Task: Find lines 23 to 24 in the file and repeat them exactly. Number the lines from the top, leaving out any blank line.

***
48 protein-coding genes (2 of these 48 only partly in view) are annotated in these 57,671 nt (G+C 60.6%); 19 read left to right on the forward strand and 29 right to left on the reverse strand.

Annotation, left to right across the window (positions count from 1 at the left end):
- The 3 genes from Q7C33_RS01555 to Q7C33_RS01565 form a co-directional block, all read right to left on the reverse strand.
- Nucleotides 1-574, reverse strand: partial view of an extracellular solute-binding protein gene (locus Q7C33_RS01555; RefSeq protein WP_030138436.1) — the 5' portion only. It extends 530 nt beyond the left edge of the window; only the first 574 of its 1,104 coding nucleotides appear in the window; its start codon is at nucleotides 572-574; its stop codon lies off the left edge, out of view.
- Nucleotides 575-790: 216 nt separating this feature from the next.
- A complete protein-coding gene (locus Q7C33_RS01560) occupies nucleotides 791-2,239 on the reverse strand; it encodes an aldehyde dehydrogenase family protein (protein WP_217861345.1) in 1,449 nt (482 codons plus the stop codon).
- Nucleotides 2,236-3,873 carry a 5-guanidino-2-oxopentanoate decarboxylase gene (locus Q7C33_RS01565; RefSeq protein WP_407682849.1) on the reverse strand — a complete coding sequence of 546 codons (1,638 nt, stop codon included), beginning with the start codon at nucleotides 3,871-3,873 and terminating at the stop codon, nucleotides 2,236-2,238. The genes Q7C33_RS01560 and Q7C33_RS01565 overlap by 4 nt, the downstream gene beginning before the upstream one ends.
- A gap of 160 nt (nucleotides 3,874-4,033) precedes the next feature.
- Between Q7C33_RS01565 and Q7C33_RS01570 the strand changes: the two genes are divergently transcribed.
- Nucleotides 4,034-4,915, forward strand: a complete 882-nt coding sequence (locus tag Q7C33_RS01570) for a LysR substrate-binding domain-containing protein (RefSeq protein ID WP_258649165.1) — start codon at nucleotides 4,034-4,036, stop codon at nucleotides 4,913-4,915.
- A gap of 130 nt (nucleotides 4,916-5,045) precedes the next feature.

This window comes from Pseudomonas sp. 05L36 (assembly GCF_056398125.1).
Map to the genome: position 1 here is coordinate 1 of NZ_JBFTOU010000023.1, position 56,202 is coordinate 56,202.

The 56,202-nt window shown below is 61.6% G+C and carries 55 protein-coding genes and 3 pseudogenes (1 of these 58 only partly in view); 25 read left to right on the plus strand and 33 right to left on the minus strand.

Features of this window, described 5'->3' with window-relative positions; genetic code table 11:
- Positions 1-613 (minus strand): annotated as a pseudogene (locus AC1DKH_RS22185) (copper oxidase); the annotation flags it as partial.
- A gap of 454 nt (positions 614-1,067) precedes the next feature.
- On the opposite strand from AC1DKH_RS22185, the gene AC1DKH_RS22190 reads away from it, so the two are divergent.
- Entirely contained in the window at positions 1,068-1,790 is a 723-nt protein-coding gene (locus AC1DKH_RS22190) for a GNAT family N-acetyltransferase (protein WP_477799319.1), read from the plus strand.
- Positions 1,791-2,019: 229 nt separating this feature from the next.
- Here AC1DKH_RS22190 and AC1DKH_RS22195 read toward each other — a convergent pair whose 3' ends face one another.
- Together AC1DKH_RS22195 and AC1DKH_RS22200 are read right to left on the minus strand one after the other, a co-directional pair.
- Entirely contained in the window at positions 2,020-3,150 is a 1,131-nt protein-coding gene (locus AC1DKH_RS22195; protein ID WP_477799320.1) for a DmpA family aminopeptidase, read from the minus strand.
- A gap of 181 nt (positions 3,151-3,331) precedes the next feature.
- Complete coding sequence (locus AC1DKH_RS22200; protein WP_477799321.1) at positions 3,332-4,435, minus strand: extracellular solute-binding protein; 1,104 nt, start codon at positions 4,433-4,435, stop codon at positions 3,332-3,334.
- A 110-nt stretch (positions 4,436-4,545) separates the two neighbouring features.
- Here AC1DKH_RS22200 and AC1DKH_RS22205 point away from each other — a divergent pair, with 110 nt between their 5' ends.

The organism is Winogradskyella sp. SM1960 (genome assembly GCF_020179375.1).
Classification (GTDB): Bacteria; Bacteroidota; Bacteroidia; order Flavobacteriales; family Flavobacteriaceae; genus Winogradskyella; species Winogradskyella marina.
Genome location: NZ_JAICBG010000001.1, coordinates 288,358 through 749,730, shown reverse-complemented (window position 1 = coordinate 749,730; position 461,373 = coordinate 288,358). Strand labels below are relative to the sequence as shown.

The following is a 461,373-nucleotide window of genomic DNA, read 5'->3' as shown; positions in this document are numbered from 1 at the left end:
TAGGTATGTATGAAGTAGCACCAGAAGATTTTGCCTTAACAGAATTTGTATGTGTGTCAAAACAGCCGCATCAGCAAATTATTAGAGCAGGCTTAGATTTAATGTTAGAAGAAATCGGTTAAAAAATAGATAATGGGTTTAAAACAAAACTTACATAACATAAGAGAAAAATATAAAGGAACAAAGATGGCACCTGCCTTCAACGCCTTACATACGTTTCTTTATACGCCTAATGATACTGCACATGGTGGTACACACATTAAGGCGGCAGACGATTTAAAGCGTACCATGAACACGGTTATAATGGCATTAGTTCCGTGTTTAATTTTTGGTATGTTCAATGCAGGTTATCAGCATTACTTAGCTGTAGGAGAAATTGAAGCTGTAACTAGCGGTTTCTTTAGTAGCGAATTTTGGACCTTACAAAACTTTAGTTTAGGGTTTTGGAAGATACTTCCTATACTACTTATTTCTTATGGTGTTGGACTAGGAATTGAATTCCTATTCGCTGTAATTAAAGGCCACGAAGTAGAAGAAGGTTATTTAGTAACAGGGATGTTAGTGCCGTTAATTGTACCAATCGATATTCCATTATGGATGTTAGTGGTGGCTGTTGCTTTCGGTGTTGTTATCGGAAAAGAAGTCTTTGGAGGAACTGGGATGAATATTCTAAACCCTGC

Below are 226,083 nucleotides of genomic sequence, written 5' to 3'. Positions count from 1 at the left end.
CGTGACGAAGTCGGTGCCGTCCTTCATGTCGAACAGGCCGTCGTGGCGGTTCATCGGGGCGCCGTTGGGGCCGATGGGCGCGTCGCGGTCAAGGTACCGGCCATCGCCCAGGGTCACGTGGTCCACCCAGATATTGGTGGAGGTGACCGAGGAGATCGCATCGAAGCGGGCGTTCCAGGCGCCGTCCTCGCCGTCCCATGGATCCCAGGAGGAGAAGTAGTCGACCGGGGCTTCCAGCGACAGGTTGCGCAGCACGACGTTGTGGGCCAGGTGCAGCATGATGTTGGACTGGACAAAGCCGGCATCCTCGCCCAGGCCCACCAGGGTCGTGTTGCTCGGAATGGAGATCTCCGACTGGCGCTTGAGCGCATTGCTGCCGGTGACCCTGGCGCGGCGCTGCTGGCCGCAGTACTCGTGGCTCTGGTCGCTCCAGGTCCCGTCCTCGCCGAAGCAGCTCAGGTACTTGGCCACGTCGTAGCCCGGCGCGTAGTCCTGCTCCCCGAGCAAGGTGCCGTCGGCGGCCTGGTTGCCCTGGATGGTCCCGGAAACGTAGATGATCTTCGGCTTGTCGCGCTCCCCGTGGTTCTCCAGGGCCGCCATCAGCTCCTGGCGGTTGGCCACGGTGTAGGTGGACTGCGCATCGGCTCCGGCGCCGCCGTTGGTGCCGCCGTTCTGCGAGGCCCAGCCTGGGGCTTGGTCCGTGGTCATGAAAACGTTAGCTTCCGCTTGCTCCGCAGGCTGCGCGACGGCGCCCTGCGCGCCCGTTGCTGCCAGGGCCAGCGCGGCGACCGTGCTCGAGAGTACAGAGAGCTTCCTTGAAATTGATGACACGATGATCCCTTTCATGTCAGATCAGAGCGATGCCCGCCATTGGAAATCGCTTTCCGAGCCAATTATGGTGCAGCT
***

- Entirely contained in the window at positions 2,020-3,150 is a 1,131-nt protein-coding gene (locus AC1DKH_RS22195; protein ID WP_477799320.1) for a DmpA family aminopeptidase, read from the minus strand.
- A gap of 181 nt (positions 3,151-3,331) precedes the next feature.